Will the Ashley abusers go to prison?
England played football on Sunday and lost, because two players missed penalties. These two players happened to be black and they received some abuse on twitter which linked the colour of their skin to their missing the penalties. Police are now investigating the tweeter, a “Steve from London”, and his tweets.
So will this charming gentleman end up in prison, Liam Stacey-style, for an offience under the Misuse of Communications act 2003?
I sincerely hope not. As I set out here with reference to the Stacey case, I simply can’t see how this kind of alleged offence can pass the Crown Prosecution Service public interest test, and a prosecution will be more of a victory for celebrity culture than it will be for justice. Further, the Misuse of Communications Act was drawn up before the advent of Twitter and Facebook, and is simply unsuited to dealing with the changes in the way people now communicate with each other/the ether.
Happily for Steve in London, the CPS appears now to have reflected on matters, and the Chief Prosecutor for sport-related offences appears to agree with me:
Harassment through social media is covered by existing legislation, such as the Misuse of Communications Act, and we have already seen successful prosecutions in this area. Where the abuse is racist, we can bring that to the attention of the court as an aggravating feature.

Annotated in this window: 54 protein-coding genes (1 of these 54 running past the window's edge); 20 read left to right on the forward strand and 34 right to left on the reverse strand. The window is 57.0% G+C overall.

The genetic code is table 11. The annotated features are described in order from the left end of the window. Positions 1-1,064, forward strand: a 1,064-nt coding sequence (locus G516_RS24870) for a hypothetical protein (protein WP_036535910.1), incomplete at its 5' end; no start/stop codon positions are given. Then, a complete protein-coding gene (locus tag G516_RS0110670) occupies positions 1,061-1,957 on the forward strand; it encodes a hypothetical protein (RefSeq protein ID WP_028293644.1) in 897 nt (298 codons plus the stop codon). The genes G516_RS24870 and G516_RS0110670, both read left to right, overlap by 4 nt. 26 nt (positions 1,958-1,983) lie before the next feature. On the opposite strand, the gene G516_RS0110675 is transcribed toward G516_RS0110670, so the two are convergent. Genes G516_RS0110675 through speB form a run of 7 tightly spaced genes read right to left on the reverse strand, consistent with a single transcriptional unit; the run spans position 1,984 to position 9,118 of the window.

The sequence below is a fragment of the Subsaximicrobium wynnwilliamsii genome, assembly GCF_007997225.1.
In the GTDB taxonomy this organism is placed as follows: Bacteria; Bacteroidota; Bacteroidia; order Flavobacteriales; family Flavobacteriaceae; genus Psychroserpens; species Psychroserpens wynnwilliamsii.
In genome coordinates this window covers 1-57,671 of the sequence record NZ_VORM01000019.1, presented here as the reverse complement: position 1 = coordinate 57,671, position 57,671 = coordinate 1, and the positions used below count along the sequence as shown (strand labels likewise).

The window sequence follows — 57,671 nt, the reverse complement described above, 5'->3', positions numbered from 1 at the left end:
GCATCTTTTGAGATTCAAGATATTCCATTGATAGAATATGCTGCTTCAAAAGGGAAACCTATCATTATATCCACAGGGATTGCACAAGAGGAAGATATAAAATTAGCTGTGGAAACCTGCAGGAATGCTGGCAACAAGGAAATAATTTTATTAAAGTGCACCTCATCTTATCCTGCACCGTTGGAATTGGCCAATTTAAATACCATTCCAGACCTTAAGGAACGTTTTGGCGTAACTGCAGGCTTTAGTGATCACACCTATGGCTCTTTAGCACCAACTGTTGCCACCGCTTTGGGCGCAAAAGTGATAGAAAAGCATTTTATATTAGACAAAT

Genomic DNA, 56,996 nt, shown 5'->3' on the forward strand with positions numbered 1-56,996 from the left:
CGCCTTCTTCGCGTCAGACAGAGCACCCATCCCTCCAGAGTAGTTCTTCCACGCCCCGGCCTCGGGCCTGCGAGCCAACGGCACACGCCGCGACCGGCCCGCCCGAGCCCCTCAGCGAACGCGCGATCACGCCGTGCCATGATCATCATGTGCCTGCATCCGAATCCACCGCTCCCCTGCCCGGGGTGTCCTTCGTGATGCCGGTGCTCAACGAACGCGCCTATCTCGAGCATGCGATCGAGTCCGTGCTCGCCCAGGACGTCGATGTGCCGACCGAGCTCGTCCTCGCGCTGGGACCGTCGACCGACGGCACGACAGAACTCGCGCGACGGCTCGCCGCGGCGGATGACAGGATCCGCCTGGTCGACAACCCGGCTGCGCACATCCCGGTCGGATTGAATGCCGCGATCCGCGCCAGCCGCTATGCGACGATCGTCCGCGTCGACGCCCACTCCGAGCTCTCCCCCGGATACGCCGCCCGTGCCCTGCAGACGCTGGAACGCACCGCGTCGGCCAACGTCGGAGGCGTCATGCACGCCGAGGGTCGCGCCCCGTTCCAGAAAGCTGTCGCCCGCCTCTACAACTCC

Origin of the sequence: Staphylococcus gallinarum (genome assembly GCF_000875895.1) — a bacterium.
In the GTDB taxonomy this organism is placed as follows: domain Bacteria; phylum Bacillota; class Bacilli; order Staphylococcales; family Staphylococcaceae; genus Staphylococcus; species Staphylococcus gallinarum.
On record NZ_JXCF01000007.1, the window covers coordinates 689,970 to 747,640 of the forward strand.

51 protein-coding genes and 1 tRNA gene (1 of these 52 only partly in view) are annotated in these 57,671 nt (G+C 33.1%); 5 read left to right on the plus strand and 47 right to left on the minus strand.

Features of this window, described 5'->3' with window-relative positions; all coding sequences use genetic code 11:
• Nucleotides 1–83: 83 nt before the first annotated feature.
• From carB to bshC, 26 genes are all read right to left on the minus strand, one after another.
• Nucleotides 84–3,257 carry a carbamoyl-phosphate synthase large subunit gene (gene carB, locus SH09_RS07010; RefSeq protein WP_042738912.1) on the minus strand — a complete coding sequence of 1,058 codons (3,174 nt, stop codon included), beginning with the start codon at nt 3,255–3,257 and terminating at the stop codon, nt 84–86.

This is an area where I would suggest education, both of what not to do and of how easy it is to detect and prosecute these offences, might prevent the criminalisation of otherwise decent people, but I should stress I would never condone the misuse of social media to commit what would be a hate crime if said face to face.
The proof will be in the pudding, but let us hope this relatively balanced view prevails in this case.
As it happens, racist abuse of the two Ashleys came across my own twitter timeline on Sunday. The tweeter, whom I won’t identify, has clearly now sobered up and regretted his beahviour; the tweet, in which the term “spear chuckers” occurs with reference to the penalty missers, has been deleted, though it remains within an RT from another tweeter, who happens to be black. The latter’s response is interesting in the context of the CPS’s new line on the advantages of education over punishment in this kind of case:
Who the fuck are you kidding with them kinda tweets [name] lad?
The response suggests that the latter tweeter knows the former by name (an a later tweet to an inquiring friend indicates that he knows exactly were he lives), and that he’s calling out his friend/acquaintance out on his temporary, drink-fuelled pseudo-racism (perhaps aimed at impressing others) rather than accusing him of deeply held views.
This ‘calling out’ is, I suggest, a better way forward than dragging the young person before the courts.